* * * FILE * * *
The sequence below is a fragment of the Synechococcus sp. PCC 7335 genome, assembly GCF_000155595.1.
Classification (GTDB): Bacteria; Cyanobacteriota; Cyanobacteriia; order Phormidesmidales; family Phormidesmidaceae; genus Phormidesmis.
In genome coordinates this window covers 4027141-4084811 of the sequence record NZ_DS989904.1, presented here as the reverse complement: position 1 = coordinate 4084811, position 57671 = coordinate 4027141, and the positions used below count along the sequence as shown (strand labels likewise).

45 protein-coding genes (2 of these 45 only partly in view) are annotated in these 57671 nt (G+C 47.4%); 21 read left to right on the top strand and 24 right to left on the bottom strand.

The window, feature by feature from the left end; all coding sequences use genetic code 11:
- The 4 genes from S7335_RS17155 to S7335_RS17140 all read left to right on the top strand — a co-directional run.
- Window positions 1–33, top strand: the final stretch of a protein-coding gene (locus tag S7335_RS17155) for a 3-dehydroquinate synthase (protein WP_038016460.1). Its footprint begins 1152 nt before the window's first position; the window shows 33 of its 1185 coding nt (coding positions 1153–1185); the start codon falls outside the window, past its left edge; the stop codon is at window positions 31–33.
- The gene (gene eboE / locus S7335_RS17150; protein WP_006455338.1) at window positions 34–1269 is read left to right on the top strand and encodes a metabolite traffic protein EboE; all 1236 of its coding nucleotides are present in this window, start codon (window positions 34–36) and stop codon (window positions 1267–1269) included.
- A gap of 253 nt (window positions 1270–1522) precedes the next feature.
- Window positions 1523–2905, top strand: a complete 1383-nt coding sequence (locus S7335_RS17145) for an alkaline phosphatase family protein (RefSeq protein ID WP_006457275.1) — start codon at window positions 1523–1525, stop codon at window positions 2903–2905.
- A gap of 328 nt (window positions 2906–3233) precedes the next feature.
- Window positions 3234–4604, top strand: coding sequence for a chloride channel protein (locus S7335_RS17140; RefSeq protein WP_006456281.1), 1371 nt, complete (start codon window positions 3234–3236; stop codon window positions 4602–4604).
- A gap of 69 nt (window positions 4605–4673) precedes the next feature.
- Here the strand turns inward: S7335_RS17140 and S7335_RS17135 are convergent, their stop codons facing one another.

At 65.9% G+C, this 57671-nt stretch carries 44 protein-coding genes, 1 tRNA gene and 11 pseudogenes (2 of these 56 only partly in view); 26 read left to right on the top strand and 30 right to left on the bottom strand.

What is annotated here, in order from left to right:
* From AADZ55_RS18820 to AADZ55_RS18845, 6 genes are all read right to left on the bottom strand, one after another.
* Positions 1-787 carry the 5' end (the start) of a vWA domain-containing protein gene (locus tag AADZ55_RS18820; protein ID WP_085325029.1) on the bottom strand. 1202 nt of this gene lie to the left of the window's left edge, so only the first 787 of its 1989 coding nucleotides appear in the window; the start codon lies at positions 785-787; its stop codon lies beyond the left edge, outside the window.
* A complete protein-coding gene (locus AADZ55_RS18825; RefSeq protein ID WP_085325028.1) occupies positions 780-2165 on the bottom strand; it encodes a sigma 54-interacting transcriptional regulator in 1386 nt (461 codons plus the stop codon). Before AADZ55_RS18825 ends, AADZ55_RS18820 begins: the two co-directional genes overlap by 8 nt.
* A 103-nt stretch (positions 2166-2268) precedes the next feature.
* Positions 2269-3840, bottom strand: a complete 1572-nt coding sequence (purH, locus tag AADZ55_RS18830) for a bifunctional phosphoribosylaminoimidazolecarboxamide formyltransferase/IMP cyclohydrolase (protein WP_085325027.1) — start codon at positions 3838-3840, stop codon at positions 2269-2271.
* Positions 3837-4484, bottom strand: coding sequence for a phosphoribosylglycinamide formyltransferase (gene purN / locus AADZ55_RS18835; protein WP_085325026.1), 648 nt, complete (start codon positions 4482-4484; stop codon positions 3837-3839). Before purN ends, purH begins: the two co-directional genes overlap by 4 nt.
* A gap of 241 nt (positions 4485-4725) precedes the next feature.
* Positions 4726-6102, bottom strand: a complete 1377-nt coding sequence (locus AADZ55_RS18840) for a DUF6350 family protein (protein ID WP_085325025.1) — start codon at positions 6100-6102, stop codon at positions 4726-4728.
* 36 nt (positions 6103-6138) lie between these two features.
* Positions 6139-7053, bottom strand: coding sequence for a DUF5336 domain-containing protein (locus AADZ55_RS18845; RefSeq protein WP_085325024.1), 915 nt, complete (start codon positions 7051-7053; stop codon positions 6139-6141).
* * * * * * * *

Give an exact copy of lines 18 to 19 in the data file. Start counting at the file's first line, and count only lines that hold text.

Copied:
* Positions 1-787 carry the 5' end (the start) of a vWA domain-containing protein gene (locus tag AADZ55_RS18820; protein ID WP_085325029.1) on the bottom strand. 1202 nt of this gene lie to the left of the window's left edge, so only the first 787 of its 1989 coding nucleotides appear in the window; the start codon lies at positions 785-787; its stop codon lies beyond the left edge, outside the window.
* A complete protein-coding gene (locus AADZ55_RS18825; RefSeq protein ID WP_085325028.1) occupies positions 780-2165 on the bottom strand; it encodes a sigma 54-interacting transcriptional regulator in 1386 nt (461 codons plus the stop codon). Before AADZ55_RS18825 ends, AADZ55_RS18820 begins: the two co-directional genes overlap by 8 nt.